Qt3 Movie Podcast: Blade Runner 2049


#41

The idea was that the dirty bomb had stripped all life from the area. The bees on the scanner indicated that life had returned. This doesn’t necessarily have any bearing of whether they were real bees or replicant bees, of course, since both are considered “alive”. It just meant that Vegas was no longer uninhabitable.

-Tom


#42

Thanks, Tom. Still listening to the podcast as I type, and you did pretty much mention this. I feel like I need to see the first Blade Runner now, but definitely going to watch this one again.

Edit: you just mentioned Predator view. Weird!


#43

The line is about his doubt whether he’s a replicant or not. It plays on his fear, not the certainty he is. Or that’s how I read it.

Otherwise the conditional makes no sense.


#44

I should say I totally accept (2049) Deckard thinks he’s a Replicant, or at least thinks it shouldn’t matter, and that’s why Wallace’s comment has the impact it does.

All I’m saying is the movie goes out of its way, rather bizarrely in fact, not to say whether he is in fact a Replicant.


#45

Here’s that Atari logo, BTW


#46

By the way, Mackenzie Davis is really, really great in Black Mirror’s episode San Junipero. It’s really hard to explain its main theme without completely spoiling it, so just watch it ASAP.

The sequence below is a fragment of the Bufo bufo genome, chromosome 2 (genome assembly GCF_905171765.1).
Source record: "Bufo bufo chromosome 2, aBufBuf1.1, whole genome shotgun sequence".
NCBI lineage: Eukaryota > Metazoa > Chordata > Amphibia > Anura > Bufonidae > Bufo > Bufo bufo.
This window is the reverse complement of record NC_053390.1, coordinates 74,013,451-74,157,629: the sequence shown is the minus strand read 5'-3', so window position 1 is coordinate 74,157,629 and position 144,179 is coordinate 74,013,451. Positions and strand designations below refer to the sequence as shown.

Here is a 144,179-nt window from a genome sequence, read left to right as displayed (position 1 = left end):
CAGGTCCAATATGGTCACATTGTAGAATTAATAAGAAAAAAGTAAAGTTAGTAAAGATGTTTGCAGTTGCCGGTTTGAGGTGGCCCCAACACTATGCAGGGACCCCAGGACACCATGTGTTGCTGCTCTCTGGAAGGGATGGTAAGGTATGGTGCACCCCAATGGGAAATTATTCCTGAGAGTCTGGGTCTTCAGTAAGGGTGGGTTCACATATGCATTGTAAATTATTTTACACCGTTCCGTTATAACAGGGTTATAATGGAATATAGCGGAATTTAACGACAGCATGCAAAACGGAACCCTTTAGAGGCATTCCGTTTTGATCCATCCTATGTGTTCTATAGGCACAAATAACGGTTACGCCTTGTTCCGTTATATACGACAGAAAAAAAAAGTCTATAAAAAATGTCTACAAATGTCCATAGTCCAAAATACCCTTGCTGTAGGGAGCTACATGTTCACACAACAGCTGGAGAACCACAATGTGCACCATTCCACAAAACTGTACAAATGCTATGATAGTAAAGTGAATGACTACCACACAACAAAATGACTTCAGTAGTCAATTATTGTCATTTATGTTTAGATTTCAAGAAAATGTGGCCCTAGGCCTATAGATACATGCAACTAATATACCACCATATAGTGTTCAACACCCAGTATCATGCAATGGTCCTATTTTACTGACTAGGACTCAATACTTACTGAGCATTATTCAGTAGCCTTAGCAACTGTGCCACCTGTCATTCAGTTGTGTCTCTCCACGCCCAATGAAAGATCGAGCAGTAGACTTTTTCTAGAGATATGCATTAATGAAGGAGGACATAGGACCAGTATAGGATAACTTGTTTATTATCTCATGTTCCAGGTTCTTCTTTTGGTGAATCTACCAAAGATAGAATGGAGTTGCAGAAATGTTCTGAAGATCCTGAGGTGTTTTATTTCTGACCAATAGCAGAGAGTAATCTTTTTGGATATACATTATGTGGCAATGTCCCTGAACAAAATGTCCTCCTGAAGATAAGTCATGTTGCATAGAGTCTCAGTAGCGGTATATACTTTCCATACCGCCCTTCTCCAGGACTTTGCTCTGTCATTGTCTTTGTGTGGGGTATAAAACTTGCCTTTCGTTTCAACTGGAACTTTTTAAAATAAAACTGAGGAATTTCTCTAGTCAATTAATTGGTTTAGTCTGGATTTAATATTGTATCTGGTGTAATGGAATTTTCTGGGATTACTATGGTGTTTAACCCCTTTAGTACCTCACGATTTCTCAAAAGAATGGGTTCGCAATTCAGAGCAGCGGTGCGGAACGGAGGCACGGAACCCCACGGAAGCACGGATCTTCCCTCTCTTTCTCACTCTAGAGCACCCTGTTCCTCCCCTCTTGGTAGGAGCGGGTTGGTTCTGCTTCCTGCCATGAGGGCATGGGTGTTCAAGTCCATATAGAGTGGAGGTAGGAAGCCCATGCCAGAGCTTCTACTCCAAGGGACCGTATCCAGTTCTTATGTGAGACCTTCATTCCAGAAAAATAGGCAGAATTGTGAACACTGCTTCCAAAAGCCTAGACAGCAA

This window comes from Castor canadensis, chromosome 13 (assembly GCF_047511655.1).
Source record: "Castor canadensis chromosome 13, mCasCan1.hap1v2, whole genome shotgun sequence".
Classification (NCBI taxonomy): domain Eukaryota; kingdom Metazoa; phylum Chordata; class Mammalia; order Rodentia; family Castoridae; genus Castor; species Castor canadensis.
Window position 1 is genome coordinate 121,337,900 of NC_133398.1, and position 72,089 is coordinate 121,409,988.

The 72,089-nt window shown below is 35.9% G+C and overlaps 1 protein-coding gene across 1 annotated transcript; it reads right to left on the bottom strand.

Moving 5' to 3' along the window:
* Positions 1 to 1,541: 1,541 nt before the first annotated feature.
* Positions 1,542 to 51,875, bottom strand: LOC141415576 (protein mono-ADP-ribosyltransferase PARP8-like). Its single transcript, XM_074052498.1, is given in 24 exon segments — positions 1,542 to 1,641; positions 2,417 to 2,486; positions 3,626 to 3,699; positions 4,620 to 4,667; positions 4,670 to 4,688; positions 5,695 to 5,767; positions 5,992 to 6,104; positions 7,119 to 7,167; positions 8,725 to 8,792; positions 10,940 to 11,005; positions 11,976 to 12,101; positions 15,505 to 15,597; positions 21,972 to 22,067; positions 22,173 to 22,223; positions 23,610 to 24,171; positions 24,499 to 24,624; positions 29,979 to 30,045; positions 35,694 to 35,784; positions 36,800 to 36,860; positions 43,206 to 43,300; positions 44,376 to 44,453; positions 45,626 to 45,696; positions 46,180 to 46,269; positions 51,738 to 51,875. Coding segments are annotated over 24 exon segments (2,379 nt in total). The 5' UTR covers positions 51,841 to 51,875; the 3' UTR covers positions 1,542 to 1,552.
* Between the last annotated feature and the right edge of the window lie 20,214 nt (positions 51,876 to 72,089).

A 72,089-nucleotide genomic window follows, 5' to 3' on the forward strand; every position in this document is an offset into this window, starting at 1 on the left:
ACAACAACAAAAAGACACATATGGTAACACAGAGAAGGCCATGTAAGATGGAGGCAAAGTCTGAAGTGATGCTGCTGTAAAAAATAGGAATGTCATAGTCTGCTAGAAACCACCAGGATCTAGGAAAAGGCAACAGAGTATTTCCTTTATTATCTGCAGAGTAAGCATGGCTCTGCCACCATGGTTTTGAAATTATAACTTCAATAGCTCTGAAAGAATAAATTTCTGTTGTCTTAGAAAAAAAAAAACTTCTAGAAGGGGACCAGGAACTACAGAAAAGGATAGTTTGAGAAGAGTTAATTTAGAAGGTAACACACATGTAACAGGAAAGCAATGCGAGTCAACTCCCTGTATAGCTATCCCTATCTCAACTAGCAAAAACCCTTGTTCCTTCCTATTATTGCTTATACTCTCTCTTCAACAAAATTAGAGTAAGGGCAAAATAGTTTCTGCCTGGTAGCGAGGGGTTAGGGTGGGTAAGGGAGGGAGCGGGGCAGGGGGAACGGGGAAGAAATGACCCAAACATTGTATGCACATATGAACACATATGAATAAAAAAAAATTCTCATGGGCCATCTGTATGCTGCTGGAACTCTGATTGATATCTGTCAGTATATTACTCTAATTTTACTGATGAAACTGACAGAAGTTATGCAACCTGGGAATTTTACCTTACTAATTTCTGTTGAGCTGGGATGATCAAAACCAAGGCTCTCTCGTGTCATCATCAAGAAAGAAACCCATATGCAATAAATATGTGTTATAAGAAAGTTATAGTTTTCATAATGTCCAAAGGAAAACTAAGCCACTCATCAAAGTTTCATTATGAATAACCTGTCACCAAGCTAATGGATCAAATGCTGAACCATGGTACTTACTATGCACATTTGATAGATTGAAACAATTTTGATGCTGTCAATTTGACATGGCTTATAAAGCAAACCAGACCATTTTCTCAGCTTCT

P.S: I love BR2049.


#47

the scene between K and Joi

and Mariette ( the prostitute) evoked Vertigo (Hitchcock) for me … in a very strange way. K wants to replicate the girl, make her real like James Stewart wanted to replicate the dead lover
He “dresses” the prostitute to become Joi… I felt a strong Hitchcock vibe here


#48

Except that no, he doesn’t. Joi does. It’s Joi doing that. It’s her choice. The fact that I don’t know whether to put quotes around “choice” there speaks to the layers of what identity and life mean in this movie.

Now we can go 'round and 'round about the product nature of Joi, but in the end she is a product being used by a product, so her agency is a natural progression in the discussion. That said, it was her doing it for reasons yet to be plumbed here. This was not him dressing her.

-xtien

“Now who keeps a dead tree?”


#49

Ok thanks I will def check that out :-)


#50

ah right, maybe I got that impression because he let Mariette in, this scene was then totally the opposite of Vertigo… times, they are changin’ … Great scene nevertheless. I have a strong feeling I need to watch it again…


#51